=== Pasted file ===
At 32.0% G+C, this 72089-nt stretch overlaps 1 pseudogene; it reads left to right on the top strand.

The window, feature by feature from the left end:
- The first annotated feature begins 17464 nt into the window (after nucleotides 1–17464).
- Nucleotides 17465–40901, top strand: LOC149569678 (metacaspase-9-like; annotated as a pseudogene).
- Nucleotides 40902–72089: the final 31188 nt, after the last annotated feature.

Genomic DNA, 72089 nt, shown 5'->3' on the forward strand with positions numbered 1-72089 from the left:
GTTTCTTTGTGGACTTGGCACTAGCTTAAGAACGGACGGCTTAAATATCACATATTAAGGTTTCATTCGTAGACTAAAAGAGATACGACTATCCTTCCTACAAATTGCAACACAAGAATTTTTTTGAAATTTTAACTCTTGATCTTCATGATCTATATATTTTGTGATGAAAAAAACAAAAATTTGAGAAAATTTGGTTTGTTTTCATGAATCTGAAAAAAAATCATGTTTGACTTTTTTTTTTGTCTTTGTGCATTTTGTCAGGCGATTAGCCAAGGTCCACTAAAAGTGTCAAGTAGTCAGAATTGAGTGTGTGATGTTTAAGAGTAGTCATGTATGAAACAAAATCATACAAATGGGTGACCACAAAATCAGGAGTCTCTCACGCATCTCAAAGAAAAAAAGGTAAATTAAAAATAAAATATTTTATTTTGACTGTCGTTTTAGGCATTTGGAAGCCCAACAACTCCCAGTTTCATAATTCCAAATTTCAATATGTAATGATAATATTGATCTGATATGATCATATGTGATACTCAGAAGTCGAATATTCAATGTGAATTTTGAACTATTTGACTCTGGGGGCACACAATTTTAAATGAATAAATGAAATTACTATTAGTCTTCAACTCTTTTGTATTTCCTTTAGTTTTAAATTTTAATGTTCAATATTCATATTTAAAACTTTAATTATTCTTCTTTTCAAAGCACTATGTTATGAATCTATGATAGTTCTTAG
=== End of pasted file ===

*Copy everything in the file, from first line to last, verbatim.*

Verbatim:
At 32.0% G+C, this 72089-nt stretch overlaps 1 pseudogene; it reads left to right on the top strand.

The window, feature by feature from the left end:
- The first annotated feature begins 17464 nt into the window (after nucleotides 1–17464).
- Nucleotides 17465–40901, top strand: LOC149569678 (metacaspase-9-like; annotated as a pseudogene).
- Nucleotides 40902–72089: the final 31188 nt, after the last annotated feature.

Genomic DNA, 72089 nt, shown 5'->3' on the forward strand with positions numbered 1-72089 from the left:
GTTTCTTTGTGGACTTGGCACTAGCTTAAGAACGGACGGCTTAAATATCACATATTAAGGTTTCATTCGTAGACTAAAAGAGATACGACTATCCTTCCTACAAATTGCAACACAAGAATTTTTTTGAAATTTTAACTCTTGATCTTCATGATCTATATATTTTGTGATGAAAAAAACAAAAATTTGAGAAAATTTGGTTTGTTTTCATGAATCTGAAAAAAAATCATGTTTGACTTTTTTTTTTGTCTTTGTGCATTTTGTCAGGCGATTAGCCAAGGTCCACTAAAAGTGTCAAGTAGTCAGAATTGAGTGTGTGATGTTTAAGAGTAGTCATGTATGAAACAAAATCATACAAATGGGTGACCACAAAATCAGGAGTCTCTCACGCATCTCAAAGAAAAAAAGGTAAATTAAAAATAAAATATTTTATTTTGACTGTCGTTTTAGGCATTTGGAAGCCCAACAACTCCCAGTTTCATAATTCCAAATTTCAATATGTAATGATAATATTGATCTGATATGATCATATGTGATACTCAGAAGTCGAATATTCAATGTGAATTTTGAACTATTTGACTCTGGGGGCACACAATTTTAAATGAATAAATGAAATTACTATTAGTCTTCAACTCTTTTGTATTTCCTTTAGTTTTAAATTTTAATGTTCAATATTCATATTTAAAACTTTAATTATTCTTCTTTTCAAAGCACTATGTTATGAATCTATGATAGTTCTTAG